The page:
Samsung’s smart TVs are once again in the news for security vulnerabilities: A Swiss hacker was able to hijack a TV made by the company by adding malicious code to a broadcast signal, raising the possibility of a mass take-over of affected TVs.
Rafael Scheel, a security consultant employed by Swiss cyber-security outlet Oneconsult, was able to successfully demonstrate the exploit during a meeting of the European Broadcasters Union, according to an Ars Technica report.
During the demonstration, Scheel sent out a manipulated over-the-air broadcast signal that triggered the TV’s web browser. Using a known browser vulnerability, he was then able to take over the device and remotely control it over the internet.
The particular hack in question made use of DVB-T, a digital broadcast standard widely used in Europe but not in North America. However, Scheel argued during his demonstration that attackers could also use other transmission paths, and for example add malicious code to transmissions of IPTV services.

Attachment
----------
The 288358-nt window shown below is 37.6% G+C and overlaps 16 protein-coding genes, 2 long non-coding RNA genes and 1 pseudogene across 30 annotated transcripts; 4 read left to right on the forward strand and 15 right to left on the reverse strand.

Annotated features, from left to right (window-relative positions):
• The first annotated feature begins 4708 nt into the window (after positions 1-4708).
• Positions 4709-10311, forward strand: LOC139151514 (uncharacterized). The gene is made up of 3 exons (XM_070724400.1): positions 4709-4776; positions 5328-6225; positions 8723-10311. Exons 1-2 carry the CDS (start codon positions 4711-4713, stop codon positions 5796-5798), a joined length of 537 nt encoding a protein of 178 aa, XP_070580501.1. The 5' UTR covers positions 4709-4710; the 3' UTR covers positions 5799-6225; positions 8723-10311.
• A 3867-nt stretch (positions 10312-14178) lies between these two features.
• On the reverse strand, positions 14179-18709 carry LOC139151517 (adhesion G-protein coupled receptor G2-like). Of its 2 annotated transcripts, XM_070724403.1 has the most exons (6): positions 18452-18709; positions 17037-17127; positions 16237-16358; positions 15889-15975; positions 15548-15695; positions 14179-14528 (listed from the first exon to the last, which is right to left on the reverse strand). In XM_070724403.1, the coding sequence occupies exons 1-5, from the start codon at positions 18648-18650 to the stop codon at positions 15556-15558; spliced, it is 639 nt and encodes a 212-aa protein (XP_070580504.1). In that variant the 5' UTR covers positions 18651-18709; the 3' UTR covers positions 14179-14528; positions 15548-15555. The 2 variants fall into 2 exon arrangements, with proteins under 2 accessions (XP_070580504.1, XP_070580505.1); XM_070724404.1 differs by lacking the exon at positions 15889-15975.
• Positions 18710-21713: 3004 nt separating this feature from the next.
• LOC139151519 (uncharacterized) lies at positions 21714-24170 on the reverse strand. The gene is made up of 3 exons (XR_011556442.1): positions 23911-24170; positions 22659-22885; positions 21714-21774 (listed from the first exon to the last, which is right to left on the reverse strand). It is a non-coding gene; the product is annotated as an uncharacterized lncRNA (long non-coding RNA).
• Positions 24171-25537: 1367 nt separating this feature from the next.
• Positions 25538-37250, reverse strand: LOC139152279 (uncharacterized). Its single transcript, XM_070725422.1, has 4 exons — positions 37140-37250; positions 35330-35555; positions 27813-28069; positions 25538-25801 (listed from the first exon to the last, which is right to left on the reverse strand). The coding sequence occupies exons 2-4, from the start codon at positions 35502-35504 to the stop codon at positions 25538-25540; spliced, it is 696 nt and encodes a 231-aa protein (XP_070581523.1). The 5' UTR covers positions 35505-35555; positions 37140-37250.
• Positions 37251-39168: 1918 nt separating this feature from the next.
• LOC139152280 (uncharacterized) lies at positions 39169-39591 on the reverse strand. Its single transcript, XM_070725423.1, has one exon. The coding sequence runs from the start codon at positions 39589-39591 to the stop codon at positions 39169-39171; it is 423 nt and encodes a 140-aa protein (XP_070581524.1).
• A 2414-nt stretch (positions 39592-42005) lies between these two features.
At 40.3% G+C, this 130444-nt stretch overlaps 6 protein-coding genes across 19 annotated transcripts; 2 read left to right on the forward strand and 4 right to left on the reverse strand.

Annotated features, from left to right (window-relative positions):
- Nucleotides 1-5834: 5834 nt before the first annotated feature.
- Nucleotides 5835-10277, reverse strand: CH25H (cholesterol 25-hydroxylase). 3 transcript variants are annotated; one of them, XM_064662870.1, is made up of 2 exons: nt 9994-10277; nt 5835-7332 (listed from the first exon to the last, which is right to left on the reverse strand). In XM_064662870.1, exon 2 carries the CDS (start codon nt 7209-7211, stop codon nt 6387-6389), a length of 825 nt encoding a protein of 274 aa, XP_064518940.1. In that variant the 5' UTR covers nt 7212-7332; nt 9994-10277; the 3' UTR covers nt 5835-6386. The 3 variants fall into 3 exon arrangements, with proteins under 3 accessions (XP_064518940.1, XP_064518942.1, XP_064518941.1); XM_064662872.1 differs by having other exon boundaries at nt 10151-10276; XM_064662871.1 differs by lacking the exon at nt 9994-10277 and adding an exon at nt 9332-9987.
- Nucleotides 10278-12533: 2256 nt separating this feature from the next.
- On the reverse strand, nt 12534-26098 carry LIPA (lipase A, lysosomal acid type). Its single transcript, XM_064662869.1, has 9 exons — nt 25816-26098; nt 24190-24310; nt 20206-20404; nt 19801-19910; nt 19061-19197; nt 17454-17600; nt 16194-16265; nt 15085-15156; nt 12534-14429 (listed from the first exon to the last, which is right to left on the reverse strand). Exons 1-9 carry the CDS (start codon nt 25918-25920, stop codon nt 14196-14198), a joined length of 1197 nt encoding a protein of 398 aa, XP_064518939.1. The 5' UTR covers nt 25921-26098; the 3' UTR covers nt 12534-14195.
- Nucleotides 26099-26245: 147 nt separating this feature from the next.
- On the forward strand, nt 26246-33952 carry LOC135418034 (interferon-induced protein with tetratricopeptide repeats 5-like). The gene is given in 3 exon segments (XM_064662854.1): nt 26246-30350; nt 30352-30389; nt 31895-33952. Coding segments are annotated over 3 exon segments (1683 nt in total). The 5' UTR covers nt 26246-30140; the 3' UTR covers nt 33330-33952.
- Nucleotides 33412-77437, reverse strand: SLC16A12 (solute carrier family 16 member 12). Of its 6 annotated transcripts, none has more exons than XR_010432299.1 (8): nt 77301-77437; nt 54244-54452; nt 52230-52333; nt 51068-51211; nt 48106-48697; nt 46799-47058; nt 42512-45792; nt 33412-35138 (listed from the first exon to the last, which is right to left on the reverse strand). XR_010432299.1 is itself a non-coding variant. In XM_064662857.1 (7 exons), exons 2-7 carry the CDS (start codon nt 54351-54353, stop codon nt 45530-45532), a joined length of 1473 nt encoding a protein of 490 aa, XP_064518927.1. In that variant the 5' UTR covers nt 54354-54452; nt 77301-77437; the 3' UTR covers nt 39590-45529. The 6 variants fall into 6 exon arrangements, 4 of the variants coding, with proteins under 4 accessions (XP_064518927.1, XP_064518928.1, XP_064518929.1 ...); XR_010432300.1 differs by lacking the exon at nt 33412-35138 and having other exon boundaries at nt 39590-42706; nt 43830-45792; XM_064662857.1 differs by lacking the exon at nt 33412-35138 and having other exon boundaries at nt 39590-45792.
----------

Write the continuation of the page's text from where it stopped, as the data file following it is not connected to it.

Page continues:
This could, in theory, lead to a scenario during which hackers could attack an internet TV service to add malicious code to a live transmission, and then take over tens of thousands of TV sets at once.
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Samsung’s smart TV sets already made headlines when Wikileaks documented efforts by the CIA to use them as remote bugging devices last month. But while the particular attack attempted by the CIA was limited to a few older TV sets by the company, this new exploit is likely going to affect a much wider range of devices. Scheer estimated during his demonstration that about 90 percent of all smart TVs sold in recent years could fall victim to similar attacks.
Samsung didn’t respond to a request for comment.